Sudan’s transition in the balance



Sudan’s military has announced a deal to reinstate Abdalla Hamdok as prime minister, just under a month after dissolving his government in a coup, Reuters reports. The military leadership on Sunday released Hamdok and signed an agreement reinstating him to office as part of a gradual transition to democracy.

The agreement ensures the prime minister has the “power and the authority” to form an independent and technocratic government in “absolute liberty and without any pressure,” Hamdok told Al Jazeera. The cabinet currently being formed will focus on establishing a constitutional conference and holding elections by June 2023, to complete “the transition to democracy and its related obligations”.

However, as Joseph Siegle, director of research at the Africa Center for Strategic Studies, told Vox on Sunday, the full contents and context of the agreement — as well as what each side had to surrender to reach it — are still unknown.

“There’s a lot of room for interpretation and misinterpretation,” Siegle said, including as to what role the military will be expected to play in the restored transitional government.


Tens of thousands took to the streets on Sunday, rejecting any negotiation or partnership with the leaders of the coup, and rejecting the agreement signed in Khartoum yesterday to return the country to democratic transition in terms of the Constitutional Document, Sudan’s Dabanga news adds.

In a recent Journal of Democracy essay, William & Mary’s Sharan Grewal highlighted three key factors to explain why Sudanese protesters—unlike their Algerian counterparts—were able to convert their 2019 revolution into a democratic transition:

1) a highly organized and unified protest movement

2) a regime divided between the military and paramilitary, and

3) a united, international front pushing the military to negotiate.

While Burhan’s reinstatement of Hamdok is a promising start, protesters know that simply returning to the status quo ante will not resolve the underlying tensions that led to the coup in the first place, and could allow Burhan to better prepare a coup next time around, Grewal notes in an update:

On the other hand, protesters also need to be wary of the lessons from Algeria, where the protest movement, refusing to negotiate, was simply ignored by the military. In Sudan, protesters should instead leverage their people power to push for a new, better deal—one that ensures full civilian control over the transition. This is a tall task, and will likely require some form of immunity and safe exit for Burhan and Hemedti.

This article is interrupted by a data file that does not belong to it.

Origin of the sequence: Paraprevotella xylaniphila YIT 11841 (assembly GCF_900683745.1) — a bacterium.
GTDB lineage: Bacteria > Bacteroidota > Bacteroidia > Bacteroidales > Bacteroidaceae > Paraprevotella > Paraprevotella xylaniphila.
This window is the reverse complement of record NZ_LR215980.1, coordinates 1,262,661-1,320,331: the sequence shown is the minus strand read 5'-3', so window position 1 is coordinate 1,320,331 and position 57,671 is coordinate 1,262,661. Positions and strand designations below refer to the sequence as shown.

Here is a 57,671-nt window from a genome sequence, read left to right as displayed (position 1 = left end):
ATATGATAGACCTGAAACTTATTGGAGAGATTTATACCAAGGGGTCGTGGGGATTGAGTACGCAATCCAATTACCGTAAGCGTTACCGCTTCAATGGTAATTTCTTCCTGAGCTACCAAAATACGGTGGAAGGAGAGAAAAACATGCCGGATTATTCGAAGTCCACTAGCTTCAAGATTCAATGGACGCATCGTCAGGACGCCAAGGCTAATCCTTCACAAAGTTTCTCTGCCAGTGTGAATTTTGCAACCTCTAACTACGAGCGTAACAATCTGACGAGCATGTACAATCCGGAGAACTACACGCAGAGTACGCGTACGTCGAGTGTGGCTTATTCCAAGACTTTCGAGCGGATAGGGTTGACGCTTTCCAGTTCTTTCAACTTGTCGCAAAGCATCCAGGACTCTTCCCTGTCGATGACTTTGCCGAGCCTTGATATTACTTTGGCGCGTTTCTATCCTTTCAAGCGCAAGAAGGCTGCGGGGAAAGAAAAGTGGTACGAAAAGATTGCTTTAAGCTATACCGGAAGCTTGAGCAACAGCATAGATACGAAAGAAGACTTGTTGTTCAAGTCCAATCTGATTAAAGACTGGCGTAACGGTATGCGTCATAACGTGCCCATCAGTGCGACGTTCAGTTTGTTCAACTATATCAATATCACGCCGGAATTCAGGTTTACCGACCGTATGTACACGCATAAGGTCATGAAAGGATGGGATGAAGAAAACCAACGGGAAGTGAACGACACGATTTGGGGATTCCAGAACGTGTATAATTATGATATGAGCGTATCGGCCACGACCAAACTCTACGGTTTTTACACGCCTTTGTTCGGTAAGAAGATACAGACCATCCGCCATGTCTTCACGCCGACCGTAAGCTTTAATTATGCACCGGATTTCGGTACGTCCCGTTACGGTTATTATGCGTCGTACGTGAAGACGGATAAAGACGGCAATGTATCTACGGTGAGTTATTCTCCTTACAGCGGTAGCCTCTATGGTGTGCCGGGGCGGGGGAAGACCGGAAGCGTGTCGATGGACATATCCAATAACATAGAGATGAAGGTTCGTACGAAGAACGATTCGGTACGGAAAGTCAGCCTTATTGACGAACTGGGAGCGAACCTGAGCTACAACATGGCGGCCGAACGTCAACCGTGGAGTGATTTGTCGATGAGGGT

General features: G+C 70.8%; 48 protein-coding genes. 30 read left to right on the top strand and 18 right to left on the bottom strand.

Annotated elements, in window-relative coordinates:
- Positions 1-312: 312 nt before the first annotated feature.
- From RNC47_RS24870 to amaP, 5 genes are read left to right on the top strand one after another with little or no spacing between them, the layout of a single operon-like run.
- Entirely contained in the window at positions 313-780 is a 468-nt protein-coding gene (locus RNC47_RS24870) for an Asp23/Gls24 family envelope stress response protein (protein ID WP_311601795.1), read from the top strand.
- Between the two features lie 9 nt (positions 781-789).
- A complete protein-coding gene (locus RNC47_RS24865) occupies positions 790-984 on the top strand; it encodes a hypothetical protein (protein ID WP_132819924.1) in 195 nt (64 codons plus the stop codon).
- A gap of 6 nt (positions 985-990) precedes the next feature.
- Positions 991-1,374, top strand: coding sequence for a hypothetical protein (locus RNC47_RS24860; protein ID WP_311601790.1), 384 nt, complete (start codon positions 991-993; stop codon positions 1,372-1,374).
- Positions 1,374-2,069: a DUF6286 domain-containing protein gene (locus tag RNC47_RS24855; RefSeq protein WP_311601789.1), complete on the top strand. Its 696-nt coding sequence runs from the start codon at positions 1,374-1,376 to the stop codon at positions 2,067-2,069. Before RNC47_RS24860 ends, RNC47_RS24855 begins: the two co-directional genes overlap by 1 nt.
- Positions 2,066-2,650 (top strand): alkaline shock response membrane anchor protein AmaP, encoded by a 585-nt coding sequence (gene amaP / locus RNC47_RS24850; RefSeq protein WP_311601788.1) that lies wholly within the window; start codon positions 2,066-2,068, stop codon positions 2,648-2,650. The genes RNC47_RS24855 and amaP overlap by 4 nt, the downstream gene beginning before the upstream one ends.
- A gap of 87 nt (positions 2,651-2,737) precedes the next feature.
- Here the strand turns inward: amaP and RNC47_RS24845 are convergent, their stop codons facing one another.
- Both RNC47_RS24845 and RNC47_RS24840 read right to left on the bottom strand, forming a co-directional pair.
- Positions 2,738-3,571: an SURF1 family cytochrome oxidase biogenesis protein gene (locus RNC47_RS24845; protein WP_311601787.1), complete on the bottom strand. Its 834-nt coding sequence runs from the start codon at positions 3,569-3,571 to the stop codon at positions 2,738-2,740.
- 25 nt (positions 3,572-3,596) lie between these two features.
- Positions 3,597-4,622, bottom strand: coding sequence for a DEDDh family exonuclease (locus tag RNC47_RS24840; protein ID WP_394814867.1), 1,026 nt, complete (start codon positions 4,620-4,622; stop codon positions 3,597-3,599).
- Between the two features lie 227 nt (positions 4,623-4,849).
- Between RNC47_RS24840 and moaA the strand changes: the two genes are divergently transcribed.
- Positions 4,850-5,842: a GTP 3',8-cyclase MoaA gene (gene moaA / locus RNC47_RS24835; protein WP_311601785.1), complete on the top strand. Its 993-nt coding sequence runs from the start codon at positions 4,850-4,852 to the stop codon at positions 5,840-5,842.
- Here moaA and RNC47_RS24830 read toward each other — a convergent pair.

“The fact that the junta has handed power back to Hamdok is a positive development, but it remains to be seen what this will mean for actual civilian control over the military and government,” Naunihal Singh, a political scientist and the author of Seizing Power: The Strategic Logic of Military Coups, told Vox via email.

“The question remains, will PM Hamdok have the ability to pursue his policy goals in an unrestricted fashion, or has he had to accept limits as part of a pact that allowed him to return to nominal power,” Singh said.

Following the Taliban’s takeover of Afghanistan, the US is under pressure to avoid another resounding defeat for democracy abroad. And the consolidation of a Russian and Turkish—and, potentially, Chinese—presence in the strategically sensitive Horn of Africa is the last thing the US needs, notes Shlomo Ben-Ami, a former Israeli foreign minister, and vice president of the Toledo International Center for Peace.


To avoid a regional conflagration, the US must use its leverage to harness the support of Israel, Egypt and the UAE for a transition to civilian leadership in Sudan, he writes for Project Syndicate (via ASPI):

Sudanese civil society* is doing its part, mounting a powerful resistance campaign, despite brutal repression by security forces. This mobilisation has much in common with that which triggered al-Bashir’s fall. (No such campaign can be seen in Libya.) Sudanese protesters are not alone. The African Union has ramped up political pressure on al-Burhan, and Western countries and the World Bank have suspended aid.

But more must be done, Ben-Ami adds. Only with the West—led by the US—on its side can Sudan avoid Libya’s fate and resume the path towards civilian rule.

*Including partners of the National Endowment for Democracy (NED). 

Print Friendly, PDF & Email